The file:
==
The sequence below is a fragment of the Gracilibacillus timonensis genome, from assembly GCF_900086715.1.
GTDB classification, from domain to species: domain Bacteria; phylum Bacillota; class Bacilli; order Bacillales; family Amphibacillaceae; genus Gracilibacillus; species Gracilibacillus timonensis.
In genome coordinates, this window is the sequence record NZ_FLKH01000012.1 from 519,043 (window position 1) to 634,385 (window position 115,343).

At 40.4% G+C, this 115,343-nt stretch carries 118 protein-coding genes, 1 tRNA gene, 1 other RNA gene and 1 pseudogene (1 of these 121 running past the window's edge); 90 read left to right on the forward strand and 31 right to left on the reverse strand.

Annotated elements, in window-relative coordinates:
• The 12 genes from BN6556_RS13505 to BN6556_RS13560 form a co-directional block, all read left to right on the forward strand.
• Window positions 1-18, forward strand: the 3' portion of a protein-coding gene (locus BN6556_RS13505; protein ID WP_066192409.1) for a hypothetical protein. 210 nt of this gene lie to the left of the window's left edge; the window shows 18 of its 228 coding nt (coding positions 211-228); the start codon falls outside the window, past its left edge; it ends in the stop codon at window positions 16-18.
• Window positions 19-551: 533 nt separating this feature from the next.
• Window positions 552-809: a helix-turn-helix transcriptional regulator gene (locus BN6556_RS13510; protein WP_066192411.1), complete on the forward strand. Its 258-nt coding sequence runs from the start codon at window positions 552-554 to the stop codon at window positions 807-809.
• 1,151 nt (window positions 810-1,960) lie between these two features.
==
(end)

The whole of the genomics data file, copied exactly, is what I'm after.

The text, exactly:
The sequence below is a fragment of the Gracilibacillus timonensis genome, from assembly GCF_900086715.1.
GTDB classification, from domain to species: domain Bacteria; phylum Bacillota; class Bacilli; order Bacillales; family Amphibacillaceae; genus Gracilibacillus; species Gracilibacillus timonensis.
In genome coordinates, this window is the sequence record NZ_FLKH01000012.1 from 519,043 (window position 1) to 634,385 (window position 115,343).

At 40.4% G+C, this 115,343-nt stretch carries 118 protein-coding genes, 1 tRNA gene, 1 other RNA gene and 1 pseudogene (1 of these 121 running past the window's edge); 90 read left to right on the forward strand and 31 right to left on the reverse strand.

Annotated elements, in window-relative coordinates:
• The 12 genes from BN6556_RS13505 to BN6556_RS13560 form a co-directional block, all read left to right on the forward strand.
• Window positions 1-18, forward strand: the 3' portion of a protein-coding gene (locus BN6556_RS13505; protein ID WP_066192409.1) for a hypothetical protein. 210 nt of this gene lie to the left of the window's left edge; the window shows 18 of its 228 coding nt (coding positions 211-228); the start codon falls outside the window, past its left edge; it ends in the stop codon at window positions 16-18.
• Window positions 19-551: 533 nt separating this feature from the next.
• Window positions 552-809: a helix-turn-helix transcriptional regulator gene (locus BN6556_RS13510; protein WP_066192411.1), complete on the forward strand. Its 258-nt coding sequence runs from the start codon at window positions 552-554 to the stop codon at window positions 807-809.
• 1,151 nt (window positions 810-1,960) lie between these two features.